Adding specific stall awareness drills and other minor training improvements is hardly "Henney Penney" panic, It's basic survival awareness. It's preparation. Because when the s&^% hits the fan and you panic, you will fall back on your lowest level of training.

I know that any of these accidents we talk about can happen to me. Any of them. I would hope, for your sake, you think the same.

Posted by: Paul Bertorelli | June 8, 2011 12:50 PM    Report this comment

My fist engine failure was in a Tripacer on take off was out of a farm strip in Rhodesia. The farmer was miffed that I gouged a strip down his maize field. It was his plane and he never maintained it but that was besides the point the maize was money to him so everything else didn’t matter. Fortunately the RRAF training kicked in and I simply lowered the nose and had no time to do anything else. The event seemed to go by in slow motion and take forever but in reality it was only a few seconds.
The second time I was taking off with a casualty from a military strip deep in enemy territory when someone stepped out of the tree line and took a shot at me just as I was clearing the tree line he hit the engine which died instantly. Again it was very quick and you really do not have time to think about it. My concern at that time was the person on the ground who shot us as he would surely come after us after landing.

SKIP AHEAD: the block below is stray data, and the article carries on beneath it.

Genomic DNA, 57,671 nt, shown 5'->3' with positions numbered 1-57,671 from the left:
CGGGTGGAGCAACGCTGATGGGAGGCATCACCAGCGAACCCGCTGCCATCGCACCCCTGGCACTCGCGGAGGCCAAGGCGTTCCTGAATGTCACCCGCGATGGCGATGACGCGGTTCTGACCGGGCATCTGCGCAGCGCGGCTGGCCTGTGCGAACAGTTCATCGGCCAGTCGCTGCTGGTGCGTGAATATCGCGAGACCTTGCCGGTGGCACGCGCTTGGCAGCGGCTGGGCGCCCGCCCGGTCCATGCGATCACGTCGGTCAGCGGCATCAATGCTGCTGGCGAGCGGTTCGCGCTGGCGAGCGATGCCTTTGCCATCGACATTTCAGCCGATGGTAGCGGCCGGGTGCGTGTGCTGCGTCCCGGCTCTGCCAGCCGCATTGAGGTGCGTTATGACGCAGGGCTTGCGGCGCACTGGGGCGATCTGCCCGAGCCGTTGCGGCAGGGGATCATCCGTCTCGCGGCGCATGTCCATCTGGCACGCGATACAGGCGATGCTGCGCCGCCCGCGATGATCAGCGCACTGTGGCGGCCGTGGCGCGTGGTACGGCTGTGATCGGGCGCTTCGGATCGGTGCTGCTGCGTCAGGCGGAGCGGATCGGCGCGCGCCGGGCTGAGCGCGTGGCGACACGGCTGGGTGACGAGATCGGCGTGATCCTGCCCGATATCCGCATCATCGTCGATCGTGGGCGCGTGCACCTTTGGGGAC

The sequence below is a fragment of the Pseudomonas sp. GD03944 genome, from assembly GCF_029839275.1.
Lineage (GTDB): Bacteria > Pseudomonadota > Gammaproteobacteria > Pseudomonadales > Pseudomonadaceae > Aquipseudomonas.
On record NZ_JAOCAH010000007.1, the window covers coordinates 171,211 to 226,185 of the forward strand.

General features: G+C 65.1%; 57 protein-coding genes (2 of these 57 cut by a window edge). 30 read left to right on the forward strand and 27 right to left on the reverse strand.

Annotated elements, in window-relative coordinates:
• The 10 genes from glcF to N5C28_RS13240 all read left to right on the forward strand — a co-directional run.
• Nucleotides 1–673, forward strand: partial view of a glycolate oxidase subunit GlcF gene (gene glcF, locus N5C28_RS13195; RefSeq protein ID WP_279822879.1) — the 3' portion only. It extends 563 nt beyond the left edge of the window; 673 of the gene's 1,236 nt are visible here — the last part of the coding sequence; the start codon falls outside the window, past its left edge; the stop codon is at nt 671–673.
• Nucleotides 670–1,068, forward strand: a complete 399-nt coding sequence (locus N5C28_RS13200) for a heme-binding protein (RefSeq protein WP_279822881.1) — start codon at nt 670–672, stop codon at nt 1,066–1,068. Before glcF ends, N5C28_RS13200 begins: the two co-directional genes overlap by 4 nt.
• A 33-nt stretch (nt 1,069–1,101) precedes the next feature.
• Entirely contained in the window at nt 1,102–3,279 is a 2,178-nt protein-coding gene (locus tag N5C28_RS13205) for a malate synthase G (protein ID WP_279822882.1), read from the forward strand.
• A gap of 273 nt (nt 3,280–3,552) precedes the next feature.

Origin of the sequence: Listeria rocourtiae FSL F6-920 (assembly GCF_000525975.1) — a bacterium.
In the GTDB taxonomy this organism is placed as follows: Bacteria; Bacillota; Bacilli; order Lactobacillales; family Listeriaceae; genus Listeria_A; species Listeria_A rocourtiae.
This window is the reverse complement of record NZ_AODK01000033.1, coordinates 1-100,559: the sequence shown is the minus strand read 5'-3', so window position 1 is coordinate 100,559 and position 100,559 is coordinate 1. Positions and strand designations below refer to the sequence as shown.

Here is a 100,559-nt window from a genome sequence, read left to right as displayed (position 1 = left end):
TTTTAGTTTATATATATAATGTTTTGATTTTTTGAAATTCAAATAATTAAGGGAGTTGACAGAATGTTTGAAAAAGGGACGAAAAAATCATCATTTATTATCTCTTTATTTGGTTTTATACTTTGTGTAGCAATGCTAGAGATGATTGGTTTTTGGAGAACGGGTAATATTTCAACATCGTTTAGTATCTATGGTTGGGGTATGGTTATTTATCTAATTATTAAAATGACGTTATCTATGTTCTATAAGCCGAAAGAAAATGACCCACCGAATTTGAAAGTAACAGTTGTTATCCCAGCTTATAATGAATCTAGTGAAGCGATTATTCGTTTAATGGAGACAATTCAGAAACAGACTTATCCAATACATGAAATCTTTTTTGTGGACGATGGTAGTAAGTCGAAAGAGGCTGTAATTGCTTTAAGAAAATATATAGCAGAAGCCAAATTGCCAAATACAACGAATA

Posted by: Bruce Savage | June 8, 2011 1:11 PM    Report this comment

(...Continued) Third time was in a Bonanza 35 at Larseria South Africa when at abut 250 ft there was a bang and then silence. After the silence and still trying to reconcile what had happened I found myself having instinctively pushing the stick forward to land in the fields on the other side of the main road. Training does count. Only after the aircraft stopped and we took stock of what happened we discovered the remains of a Hawk lodged in the engine compartment. The Hawk had decided his dinner was in the grass just off the runway and he was diving to catch his prey and I was climbing to get off the ground. Neither saw the other until the collision and even then I didn’t see it.
My point is that training does count and practice make perfect

Posted by: Bruce Savage | June 8, 2011 1:12 PM    Report this comment

Paul, you called my thinking irrational (which is a derogatory word for a PIC). My long experience matches exactly with the general GA SEL pilot experiences, i.e. that SEL engine failures on takeoff are extremely RARE events.

Again, don't lump ALL 6 engine failures per 100,000 hours into the same "high risk" scenario of a failure on takeoff.

Point is:
If a GA pic flying 100hr/yr for 40 YEARS(4000 hours)then his statistical chances of experiencing a SEL engine failure on takeoff are just about nil.

That's why I asked if you really had any statistical data for SEL engine failures on takeoff that would show that my real experience was different than the statistical improbability of that event. If not, then my rational stands unassailed.

Posted by: Mark Fraser | June 8, 2011 1:16 PM    Report this comment

Hi All,

I joined AvWeb this morning because I heard of this discussion and I've read the comments with great interest. Besides being a math professor, I enjoy teaching spins and basic aerobatics in a Cessna 152 Aerobat in Sewanee, Tennessee.